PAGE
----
Letter from the Chamber President

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Mac Williams, Chamber President

As the overall economy continues to buzz along, the significant challenge to local businesses I hear about most is a tight labor market.  Businesses are having difficulty filling positions and, the more skilled the position, the more difficult (and expensive) the effort is.  This challenge is occurring across all types and sizes of businesses; and, with a sustained unemployment rate at or around 4%, this may continue as a persistent challenge for the foreseeable future.

A new study, the 2018 Employer Needs Survey, was just released by the NC Works Commission, the board that oversees the state’s workforce development system.  According to the findings, while 43% of employers expected future hiring needs (certainly good news), over half said they experienced difficulty hiring new staff.  There were many reasons identified but “employability” and “low number of applicants” were cited as the primary challenges.  Work experience, technical skills, soft skills, and education were also often cited as reasons for hiring difficulties.

Another recent study I have seen compared all Metropolitan Statistical Areas (MSAs) in the US and ranked them on a variety of factors one of which included something termed “Prime Workforce”.  Alamance County is a stand-alone MSA (named Burlington MSA) meaning our county is its own economic area without being attached to any other larger metro area or having any other county or counties added to us.  There are 394 MSAs in the country.  Our ranking on the Prime Workforce factor was 350 out of 394.   (Just fyi, our overall ranking using all factors was 295 out 394 with the highest factor, Year Over Year Growth, ranked at 169).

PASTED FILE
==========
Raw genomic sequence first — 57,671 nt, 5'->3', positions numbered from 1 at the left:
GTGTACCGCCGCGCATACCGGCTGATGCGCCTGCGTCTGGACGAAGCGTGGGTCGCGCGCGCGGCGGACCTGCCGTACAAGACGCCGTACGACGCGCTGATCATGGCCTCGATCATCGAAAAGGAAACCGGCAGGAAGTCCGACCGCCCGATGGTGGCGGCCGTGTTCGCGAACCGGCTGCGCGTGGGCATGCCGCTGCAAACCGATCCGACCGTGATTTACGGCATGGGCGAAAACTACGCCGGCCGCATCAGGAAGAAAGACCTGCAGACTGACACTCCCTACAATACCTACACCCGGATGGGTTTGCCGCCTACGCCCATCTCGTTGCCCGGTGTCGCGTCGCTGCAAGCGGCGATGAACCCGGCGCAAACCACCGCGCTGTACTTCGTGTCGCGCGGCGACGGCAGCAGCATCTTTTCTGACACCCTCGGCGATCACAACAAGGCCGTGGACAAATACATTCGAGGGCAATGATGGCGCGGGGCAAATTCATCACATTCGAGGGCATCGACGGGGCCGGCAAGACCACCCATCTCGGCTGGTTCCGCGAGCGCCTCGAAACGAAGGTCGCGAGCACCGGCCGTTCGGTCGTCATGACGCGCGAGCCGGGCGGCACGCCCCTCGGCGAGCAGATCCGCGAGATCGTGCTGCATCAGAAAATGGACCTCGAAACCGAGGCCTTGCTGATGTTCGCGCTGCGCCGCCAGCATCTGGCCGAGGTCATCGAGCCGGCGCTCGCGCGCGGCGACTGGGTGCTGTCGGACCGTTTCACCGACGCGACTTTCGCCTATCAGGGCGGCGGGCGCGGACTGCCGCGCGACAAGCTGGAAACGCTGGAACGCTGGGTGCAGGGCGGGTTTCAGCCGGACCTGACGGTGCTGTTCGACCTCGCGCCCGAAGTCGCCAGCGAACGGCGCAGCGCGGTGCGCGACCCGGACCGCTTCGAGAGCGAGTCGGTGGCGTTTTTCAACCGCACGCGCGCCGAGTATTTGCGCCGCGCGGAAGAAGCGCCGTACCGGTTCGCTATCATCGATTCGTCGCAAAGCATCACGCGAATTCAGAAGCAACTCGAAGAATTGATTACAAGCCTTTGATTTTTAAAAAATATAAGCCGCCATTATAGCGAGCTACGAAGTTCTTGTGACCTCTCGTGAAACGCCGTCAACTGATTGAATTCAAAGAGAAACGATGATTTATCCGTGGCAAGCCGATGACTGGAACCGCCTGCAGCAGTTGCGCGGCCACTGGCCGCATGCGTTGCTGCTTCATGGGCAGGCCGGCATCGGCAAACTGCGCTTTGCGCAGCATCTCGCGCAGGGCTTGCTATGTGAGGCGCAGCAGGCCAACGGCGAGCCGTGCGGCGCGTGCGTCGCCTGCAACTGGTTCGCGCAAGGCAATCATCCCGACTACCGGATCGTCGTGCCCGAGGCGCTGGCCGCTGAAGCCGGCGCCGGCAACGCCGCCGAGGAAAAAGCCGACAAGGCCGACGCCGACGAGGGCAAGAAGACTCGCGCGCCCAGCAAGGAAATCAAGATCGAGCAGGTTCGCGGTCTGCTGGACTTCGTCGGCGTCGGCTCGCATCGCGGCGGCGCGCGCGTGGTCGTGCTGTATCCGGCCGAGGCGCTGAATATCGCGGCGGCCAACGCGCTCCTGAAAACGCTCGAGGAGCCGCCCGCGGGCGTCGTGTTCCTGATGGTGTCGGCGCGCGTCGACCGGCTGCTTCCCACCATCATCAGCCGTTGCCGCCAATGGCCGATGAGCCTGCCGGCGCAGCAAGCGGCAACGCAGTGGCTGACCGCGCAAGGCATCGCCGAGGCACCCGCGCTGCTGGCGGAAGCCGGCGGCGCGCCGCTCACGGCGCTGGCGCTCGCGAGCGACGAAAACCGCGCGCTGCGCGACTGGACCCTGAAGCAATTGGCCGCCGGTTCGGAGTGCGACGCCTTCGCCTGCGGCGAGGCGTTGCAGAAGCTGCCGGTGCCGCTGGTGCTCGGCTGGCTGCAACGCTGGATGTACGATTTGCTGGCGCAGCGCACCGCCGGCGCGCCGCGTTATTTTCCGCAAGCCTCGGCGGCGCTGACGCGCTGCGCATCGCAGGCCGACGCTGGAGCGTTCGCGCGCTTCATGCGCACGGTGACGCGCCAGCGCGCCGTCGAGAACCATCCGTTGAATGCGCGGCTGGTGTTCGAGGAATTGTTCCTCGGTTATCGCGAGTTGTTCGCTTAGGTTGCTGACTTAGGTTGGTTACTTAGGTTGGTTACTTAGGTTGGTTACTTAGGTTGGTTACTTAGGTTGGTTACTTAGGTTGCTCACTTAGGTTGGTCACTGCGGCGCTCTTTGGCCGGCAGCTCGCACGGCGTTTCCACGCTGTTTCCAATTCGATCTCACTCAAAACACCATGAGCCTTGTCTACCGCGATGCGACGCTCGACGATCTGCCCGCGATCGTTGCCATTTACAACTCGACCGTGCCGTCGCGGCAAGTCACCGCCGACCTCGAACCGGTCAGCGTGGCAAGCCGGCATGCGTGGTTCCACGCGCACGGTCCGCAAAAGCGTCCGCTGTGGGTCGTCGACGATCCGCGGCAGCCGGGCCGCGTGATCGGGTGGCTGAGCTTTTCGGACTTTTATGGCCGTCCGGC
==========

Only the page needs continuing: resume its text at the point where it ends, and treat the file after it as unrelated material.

In both studies, it seems the larger urban areas are faring better (at growing and attracting labor/talent) compared to smaller metros and rural areas.  Again, no surprises here but affirmation of the issue and that it, the labor shortage, is a nationwide challenge.

Businesses are employing multiple strategies to find employees including private agencies, NC Works Career Centers, online boards and other social media.  Adjustment strategies include more emphasis on training, changing wages/benefits, using temporary and contract labor, and automation.

Raising awareness of resources on the demand (business) side as well as of job/career choices on the supply (labor) side is an opportunity for workforce development agencies including the Alamance Chamber.  Connecting businesses with our local/state education and training resources has long been a service we offer to our members.  That is bolstered by our general support for improving education in Alamance County.

Referring back to the study citing Prime Workforce as a ranking factor, in highlighting this factor, the report says, “technology underpins a firm’s ability to be more productive and education supports a worker’s ability to perform at high levels”.

Mac Williams
Chamber President